Conformational Changes Observed in GAPDH in ALS Mouse Models

Using a BisANS assay developed by our (Richardson & Regnier) group, we studied the effect of oxidative stress on protein conforma- tion in vivo using mouse models of ALS. One protein showed major changes in BisANS labeling in all ALS models tested, GAPDH. The changes in BisANS were correlated with a loss in enzymatic activity. The tetrameric structure of GAPDH is shown with the active site of the enzyme in black and circle


One attractive explanation is that when animals are diet-restricted, they allocate available resources away from reproduction and toward somatic maintenance.

 

Metabolism and Caloric Restriction

Given the complexity of the biosciences, it’s no wonder medicine and the healing arts seem to progress so slowly.  But in reality, the learning curve in the life sciences – particularly in genetics and molecular biology – has gone exponential, straight up. A fascinating array of new tools, techniques and a deeper understanding of how life works are combining to force a revolution in medical practice. Targeted therapies are taking aim at cancer. Surgical, pharmaceutical and mechanical interventions are changing the landscape of heart disease. And pioneering studies of the biochemical networks that keep life going are offering the first real glimpses into the aging process.

There is, of course, much interest in aging, since so many Americans (remember baby boomers?) are facing the vagaries of old age, and would love to do something about it. Aging gracefully is especially hard if you don’t feel well, so increasing effort is going into making the later years of life less burdensome, more comfortable and more active. We already know enough to discourage smoking, improve diets, avoid being couch potatoes and all that. But the very nature of aging is still an enigma, and research is focusing on why we age, and what might be done about it.

For example, increasingly detailed studies of the mitochondrion, life’s major vehicle for energy metabolism, suggest it lies at the heart of the inexorable process of aging. As one’s mitochondria gradually poison themselves while doing their duty, system after system – brain, muscle, kidney – begins to weaken. eventually one or the other fails, and life ends.

How that happens is being pursued by many Ellison scholars.  One of them, C. Ronald Kahn, at the JoslinDiabetesCenter and the HarvardMedicalSchool, has created the interesting FIRKO (fat insulin receptor knock-out) mouse, engineered so its fat cells lack the normal insulin receptors.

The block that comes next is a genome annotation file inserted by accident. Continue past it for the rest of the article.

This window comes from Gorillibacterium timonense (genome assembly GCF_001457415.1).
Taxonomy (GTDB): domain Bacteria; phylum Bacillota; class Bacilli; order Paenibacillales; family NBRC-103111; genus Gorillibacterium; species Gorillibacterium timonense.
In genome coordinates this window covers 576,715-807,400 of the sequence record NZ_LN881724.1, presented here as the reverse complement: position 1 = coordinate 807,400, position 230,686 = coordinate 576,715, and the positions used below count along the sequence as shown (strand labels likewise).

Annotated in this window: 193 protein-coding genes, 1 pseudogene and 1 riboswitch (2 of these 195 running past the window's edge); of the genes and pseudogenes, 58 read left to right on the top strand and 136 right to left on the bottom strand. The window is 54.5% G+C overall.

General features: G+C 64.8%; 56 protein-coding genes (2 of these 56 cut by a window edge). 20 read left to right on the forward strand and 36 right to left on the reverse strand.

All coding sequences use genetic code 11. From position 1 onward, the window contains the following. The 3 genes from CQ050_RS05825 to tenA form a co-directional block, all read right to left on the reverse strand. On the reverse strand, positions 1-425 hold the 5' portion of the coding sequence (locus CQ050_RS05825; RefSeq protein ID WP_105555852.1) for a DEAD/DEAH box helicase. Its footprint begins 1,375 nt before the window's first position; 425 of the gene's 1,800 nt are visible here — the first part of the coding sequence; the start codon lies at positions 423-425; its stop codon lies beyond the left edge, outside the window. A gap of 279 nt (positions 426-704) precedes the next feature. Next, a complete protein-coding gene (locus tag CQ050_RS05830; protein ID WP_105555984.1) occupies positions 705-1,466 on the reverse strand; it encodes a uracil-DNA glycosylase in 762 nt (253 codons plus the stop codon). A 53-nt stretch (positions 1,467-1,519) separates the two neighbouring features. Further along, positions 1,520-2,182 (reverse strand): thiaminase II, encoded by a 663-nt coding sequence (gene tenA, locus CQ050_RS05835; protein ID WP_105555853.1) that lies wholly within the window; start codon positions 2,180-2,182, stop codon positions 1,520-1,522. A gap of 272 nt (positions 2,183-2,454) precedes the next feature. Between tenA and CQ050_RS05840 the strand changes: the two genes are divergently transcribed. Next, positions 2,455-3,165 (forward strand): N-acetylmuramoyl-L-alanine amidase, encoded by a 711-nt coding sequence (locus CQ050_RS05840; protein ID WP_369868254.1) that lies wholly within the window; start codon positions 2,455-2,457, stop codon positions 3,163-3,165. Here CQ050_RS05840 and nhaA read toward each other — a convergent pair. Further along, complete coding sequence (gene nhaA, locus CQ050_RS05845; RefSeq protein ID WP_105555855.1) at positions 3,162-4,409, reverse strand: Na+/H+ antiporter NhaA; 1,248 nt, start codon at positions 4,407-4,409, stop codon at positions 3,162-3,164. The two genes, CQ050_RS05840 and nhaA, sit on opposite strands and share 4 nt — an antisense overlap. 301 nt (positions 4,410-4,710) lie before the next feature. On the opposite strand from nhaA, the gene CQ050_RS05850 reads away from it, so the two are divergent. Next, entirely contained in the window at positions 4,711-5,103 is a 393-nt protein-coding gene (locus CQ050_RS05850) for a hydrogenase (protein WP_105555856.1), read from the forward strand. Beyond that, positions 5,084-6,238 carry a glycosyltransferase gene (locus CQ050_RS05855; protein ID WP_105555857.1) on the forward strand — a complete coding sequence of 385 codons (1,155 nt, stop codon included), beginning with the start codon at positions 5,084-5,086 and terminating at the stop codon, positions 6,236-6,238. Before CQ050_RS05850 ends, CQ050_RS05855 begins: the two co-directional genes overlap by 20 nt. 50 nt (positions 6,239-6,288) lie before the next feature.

The resulting animals dine on normal amounts of food, yet still grow up lean, resistant to diabetes and also live longer than usual, apparently because of altered mitochondrial metabolism. This points toward glucose metabolism as an important factor in aging, and perhaps in the diseases that accompany old age.

Similarly, Pankaj Kapahi, at the Buck Institute for Age Research, is looking at energy balance, food restriction and even the evolution of aging. Results from Kapahi’s team suggest that aging is the result of natural selection favoring robustness in early life – the reproductive years – at the expense of deteriorating later.

Bruno Conti, at the Scripps Research institute, is going beyond caloric restriction in focusing on aging. he’s studying temperature, showing that the lifetime of mice can be extended simply by keeping them chilly. In other words, despite diet, if the animals’ core body temperature is kept slightly below normal, lifespan can be extended, almost matching what’s seen in caloric restriction studies. Again, this points to the mitochondria, with lower temperatures reducing mitochondrial activity, helping extend lifespan.

Oddly, though, measurements show that being chilly doesn’t reduce the animals’ production of damaging free radicals, which are thought to play some role in age-related decline.  So, at this point, even though the mystery of aging seems to be yielding to research, it’s still a difficult puzzle.